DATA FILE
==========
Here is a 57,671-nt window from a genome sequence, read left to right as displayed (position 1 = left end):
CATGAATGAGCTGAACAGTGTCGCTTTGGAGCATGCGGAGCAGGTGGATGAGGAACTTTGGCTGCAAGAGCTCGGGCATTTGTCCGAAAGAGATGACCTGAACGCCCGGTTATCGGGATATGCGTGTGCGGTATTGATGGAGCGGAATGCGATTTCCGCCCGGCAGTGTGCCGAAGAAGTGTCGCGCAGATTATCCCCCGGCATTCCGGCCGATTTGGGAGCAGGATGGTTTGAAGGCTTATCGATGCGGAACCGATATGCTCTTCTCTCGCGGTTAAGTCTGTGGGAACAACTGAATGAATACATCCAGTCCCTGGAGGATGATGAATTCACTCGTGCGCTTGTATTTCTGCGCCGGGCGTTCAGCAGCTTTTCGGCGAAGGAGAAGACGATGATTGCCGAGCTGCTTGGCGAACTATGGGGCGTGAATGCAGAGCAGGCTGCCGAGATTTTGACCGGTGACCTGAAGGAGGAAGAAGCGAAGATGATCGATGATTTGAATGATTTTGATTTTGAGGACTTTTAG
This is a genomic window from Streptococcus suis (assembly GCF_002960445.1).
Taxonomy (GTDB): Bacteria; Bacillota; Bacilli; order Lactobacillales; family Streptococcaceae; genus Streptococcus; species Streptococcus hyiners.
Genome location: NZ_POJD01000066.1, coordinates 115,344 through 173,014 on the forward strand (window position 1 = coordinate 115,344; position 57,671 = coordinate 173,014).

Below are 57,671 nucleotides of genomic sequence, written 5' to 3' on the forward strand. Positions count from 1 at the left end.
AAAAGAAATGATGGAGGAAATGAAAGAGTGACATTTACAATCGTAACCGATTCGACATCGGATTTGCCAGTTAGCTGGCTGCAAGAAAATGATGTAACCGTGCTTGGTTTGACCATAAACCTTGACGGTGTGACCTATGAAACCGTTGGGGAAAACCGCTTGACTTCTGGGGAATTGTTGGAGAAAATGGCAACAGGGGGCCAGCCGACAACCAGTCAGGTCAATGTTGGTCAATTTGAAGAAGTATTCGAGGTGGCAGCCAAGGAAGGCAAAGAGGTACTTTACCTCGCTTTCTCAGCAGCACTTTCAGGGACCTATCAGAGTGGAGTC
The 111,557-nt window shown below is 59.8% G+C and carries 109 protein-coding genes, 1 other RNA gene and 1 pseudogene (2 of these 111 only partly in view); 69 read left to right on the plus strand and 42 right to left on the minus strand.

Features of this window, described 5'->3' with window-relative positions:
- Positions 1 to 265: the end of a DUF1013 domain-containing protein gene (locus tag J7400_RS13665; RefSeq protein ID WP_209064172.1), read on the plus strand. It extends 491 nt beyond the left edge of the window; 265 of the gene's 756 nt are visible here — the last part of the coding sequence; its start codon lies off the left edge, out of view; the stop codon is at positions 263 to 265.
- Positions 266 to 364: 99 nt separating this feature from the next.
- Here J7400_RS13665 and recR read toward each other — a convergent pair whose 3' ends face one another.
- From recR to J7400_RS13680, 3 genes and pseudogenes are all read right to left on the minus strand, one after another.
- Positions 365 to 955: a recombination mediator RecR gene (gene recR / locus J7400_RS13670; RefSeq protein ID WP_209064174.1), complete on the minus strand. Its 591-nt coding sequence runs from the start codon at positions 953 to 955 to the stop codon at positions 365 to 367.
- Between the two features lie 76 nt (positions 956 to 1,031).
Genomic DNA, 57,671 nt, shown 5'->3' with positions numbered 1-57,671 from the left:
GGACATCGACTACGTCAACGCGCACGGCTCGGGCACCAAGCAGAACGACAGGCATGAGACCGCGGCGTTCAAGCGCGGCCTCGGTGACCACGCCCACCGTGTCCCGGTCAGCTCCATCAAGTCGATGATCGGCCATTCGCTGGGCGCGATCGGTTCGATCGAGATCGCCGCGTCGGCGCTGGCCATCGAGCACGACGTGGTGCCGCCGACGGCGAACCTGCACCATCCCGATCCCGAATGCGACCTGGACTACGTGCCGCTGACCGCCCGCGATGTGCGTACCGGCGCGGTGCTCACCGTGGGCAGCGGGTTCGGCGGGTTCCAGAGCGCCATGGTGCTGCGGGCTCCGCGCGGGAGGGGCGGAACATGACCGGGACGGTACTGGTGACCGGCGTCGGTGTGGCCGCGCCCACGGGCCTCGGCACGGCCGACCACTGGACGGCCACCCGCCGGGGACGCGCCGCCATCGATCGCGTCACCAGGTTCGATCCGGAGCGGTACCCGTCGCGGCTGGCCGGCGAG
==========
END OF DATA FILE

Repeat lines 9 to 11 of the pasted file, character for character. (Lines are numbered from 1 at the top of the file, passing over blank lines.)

Features of this window, described 5'->3' with window-relative positions:
- Positions 1 to 265: the end of a DUF1013 domain-containing protein gene (locus tag J7400_RS13665; RefSeq protein ID WP_209064172.1), read on the plus strand. It extends 491 nt beyond the left edge of the window; 265 of the gene's 756 nt are visible here — the last part of the coding sequence; its start codon lies off the left edge, out of view; the stop codon is at positions 263 to 265.
- Positions 266 to 364: 99 nt separating this feature from the next.